IF history is any guide, recent developments pertaining to the country’s superior judiciary may be inviting more trouble than is necessary.

The Supreme Judicial Council yesterday issued notices to the attorney general with regard to the references filed against Justice Qazi Faez Isa and Justice Karim Khan Agha by the government. Reportedly, a reference has been filed against another high court judge as well. That the three are sitting justices, meaning they exercise vital decision-making powers that may not be amenable to all quarters, makes the matter all the more significant.

Read: Supreme Judicial Council issues notice to Justice Qazi Faez Isa over reference

Justice Isa’s identity was the first to be known through a media leak, and in a manner that raises questions about transparency and intent. It prompted the judge to write to President Arif Alvi asking for confirmation as to whether the government had taken such a step and a copy of the reference. Further, he said in his letter that, “Selective leaks amount to character assassination, jeopardise my right to due process and fair trial and undermine the institution of the judiciary”.

The point is a valid one.

Such procedural violations impair the ability of a judge to discharge his or her duties effectively, because the credibility of their verdicts is greatly dependent upon unimpeachable personal conduct and the public perception of them as men and women of integrity.

Granted, there is more than one judge whose reputation and career is at stake here, but what has emerged until now — or not emerged, depending on one’s interpretation — has the potential to snowball into something much bigger.

Indeed, even what has transpired thus far has elicited strong reactions from some of the country’s most senior lawyers and several politicians. Additional Attorney General Zahid F. Ebrahim has tendered his resignation, contending that the matter is not about accountability of judges but “a reckless attempt to tarnish the reputation of independent individuals and browbeat the judiciary”. The Pakistan Bar Council vice chairman too has indicated his reservations over the government’s “targeting” of the judge. Few would dispute that Justice Isa has a reputation for independence and plain-speaking, most recently reflected in his scathing verdict on the Faizabad dharna that was bound to ruffle a few feathers.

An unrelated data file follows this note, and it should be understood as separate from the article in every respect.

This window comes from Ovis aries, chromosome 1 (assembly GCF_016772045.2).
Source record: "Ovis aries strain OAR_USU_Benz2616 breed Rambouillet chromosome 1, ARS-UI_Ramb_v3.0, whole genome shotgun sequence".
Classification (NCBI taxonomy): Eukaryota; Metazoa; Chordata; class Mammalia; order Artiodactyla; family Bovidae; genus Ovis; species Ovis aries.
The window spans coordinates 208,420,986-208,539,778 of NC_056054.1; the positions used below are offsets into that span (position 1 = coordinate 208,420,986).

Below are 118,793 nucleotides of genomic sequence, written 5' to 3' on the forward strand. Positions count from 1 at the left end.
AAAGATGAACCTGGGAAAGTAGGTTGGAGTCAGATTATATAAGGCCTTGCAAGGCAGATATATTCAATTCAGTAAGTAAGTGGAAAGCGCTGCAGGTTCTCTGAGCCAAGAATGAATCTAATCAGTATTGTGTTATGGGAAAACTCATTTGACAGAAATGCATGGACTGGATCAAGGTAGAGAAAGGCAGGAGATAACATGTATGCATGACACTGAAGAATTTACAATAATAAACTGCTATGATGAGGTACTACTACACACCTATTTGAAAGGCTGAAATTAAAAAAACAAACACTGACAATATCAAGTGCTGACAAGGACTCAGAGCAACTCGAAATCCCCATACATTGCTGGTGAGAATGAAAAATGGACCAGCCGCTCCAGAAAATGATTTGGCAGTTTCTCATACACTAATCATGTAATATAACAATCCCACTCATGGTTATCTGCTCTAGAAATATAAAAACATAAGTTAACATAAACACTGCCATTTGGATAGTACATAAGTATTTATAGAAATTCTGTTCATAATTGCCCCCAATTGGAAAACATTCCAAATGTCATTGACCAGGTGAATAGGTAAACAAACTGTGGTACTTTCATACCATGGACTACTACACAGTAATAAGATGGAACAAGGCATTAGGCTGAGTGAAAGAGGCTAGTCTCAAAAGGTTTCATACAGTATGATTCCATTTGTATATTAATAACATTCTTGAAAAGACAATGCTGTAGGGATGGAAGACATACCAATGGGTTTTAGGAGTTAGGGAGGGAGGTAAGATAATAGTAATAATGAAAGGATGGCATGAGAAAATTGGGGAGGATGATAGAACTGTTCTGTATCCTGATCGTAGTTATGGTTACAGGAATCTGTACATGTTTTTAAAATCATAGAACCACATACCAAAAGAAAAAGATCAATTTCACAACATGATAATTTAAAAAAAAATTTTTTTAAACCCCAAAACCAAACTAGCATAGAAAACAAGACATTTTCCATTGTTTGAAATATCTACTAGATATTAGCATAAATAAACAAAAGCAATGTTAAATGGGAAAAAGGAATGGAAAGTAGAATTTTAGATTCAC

More clarity about the government’s move is needed to discourage conspiracy theories, but what is certain is that we cannot afford another institutional clash such as the one that triggered the lawyers’ movement in 2007. For despite the eventual success of the mass protests in reclaiming the people’s democratic rights and the rule of law, judicial independence in Pakistan today is under greater strain than ever before. In fact, the country stands at a particularly critical juncture; society — including the ruling classes — is deeply polarised, with a markedly reduced tolerance for dissent and for peaceful resolution of conflicts. These internal frictions make it imperative that no situation be created that could give rise to any further disaffection with the state.

Published in Dawn, May 31st, 2019

Correction: An earlier version of this editorial incorrectly stated that notices were issued by the SJC to the judges. The error is regretted.



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